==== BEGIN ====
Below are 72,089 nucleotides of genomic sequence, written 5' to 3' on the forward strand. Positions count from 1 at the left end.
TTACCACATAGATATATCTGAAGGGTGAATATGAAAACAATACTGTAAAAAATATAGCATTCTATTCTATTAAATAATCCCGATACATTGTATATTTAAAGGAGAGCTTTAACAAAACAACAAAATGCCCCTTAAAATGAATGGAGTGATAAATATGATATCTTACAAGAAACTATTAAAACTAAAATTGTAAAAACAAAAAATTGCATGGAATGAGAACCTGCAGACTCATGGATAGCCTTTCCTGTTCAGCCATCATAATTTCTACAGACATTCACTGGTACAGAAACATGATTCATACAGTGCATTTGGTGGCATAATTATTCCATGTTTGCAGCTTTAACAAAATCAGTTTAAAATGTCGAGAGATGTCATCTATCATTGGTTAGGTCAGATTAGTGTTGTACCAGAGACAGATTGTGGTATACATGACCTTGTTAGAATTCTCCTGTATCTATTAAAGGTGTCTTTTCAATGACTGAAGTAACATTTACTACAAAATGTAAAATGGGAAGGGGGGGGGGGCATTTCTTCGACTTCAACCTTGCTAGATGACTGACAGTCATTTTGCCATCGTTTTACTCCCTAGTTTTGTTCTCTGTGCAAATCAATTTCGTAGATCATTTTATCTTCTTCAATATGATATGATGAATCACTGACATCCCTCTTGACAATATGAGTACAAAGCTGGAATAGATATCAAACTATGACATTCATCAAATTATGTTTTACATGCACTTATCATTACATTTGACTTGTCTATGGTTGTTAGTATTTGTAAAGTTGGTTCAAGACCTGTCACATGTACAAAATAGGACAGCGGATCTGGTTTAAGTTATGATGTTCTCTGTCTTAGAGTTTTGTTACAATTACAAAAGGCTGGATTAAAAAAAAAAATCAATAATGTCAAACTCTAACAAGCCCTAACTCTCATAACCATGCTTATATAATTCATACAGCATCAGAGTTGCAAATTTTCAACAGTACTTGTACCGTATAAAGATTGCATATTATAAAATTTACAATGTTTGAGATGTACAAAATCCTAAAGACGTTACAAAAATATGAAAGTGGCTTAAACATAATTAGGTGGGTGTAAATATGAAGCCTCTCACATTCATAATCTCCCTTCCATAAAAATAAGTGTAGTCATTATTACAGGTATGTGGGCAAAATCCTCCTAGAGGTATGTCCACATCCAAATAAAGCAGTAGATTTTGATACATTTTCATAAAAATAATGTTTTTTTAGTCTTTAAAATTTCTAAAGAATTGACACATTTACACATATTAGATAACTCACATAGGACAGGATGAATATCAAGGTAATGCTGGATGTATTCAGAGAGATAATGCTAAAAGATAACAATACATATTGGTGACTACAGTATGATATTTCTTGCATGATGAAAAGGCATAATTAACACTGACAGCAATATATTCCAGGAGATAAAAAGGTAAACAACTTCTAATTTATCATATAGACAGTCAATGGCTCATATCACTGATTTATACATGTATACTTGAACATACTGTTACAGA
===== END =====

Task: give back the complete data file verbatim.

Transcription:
Below are 72,089 nucleotides of genomic sequence, written 5' to 3' on the forward strand. Positions count from 1 at the left end.
TTACCACATAGATATATCTGAAGGGTGAATATGAAAACAATACTGTAAAAAATATAGCATTCTATTCTATTAAATAATCCCGATACATTGTATATTTAAAGGAGAGCTTTAACAAAACAACAAAATGCCCCTTAAAATGAATGGAGTGATAAATATGATATCTTACAAGAAACTATTAAAACTAAAATTGTAAAAACAAAAAATTGCATGGAATGAGAACCTGCAGACTCATGGATAGCCTTTCCTGTTCAGCCATCATAATTTCTACAGACATTCACTGGTACAGAAACATGATTCATACAGTGCATTTGGTGGCATAATTATTCCATGTTTGCAGCTTTAACAAAATCAGTTTAAAATGTCGAGAGATGTCATCTATCATTGGTTAGGTCAGATTAGTGTTGTACCAGAGACAGATTGTGGTATACATGACCTTGTTAGAATTCTCCTGTATCTATTAAAGGTGTCTTTTCAATGACTGAAGTAACATTTACTACAAAATGTAAAATGGGAAGGGGGGGGGGGCATTTCTTCGACTTCAACCTTGCTAGATGACTGACAGTCATTTTGCCATCGTTTTACTCCCTAGTTTTGTTCTCTGTGCAAATCAATTTCGTAGATCATTTTATCTTCTTCAATATGATATGATGAATCACTGACATCCCTCTTGACAATATGAGTACAAAGCTGGAATAGATATCAAACTATGACATTCATCAAATTATGTTTTACATGCACTTATCATTACATTTGACTTGTCTATGGTTGTTAGTATTTGTAAAGTTGGTTCAAGACCTGTCACATGTACAAAATAGGACAGCGGATCTGGTTTAAGTTATGATGTTCTCTGTCTTAGAGTTTTGTTACAATTACAAAAGGCTGGATTAAAAAAAAAAATCAATAATGTCAAACTCTAACAAGCCCTAACTCTCATAACCATGCTTATATAATTCATACAGCATCAGAGTTGCAAATTTTCAACAGTACTTGTACCGTATAAAGATTGCATATTATAAAATTTACAATGTTTGAGATGTACAAAATCCTAAAGACGTTACAAAAATATGAAAGTGGCTTAAACATAATTAGGTGGGTGTAAATATGAAGCCTCTCACATTCATAATCTCCCTTCCATAAAAATAAGTGTAGTCATTATTACAGGTATGTGGGCAAAATCCTCCTAGAGGTATGTCCACATCCAAATAAAGCAGTAGATTTTGATACATTTTCATAAAAATAATGTTTTTTTAGTCTTTAAAATTTCTAAAGAATTGACACATTTACACATATTAGATAACTCACATAGGACAGGATGAATATCAAGGTAATGCTGGATGTATTCAGAGAGATAATGCTAAAAGATAACAATACATATTGGTGACTACAGTATGATATTTCTTGCATGATGAAAAGGCATAATTAACACTGACAGCAATATATTCCAGGAGATAAAAAGGTAAACAACTTCTAATTTATCATATAGACAGTCAATGGCTCATATCACTGATTTATACATGTATACTTGAACATACTGTTACAGA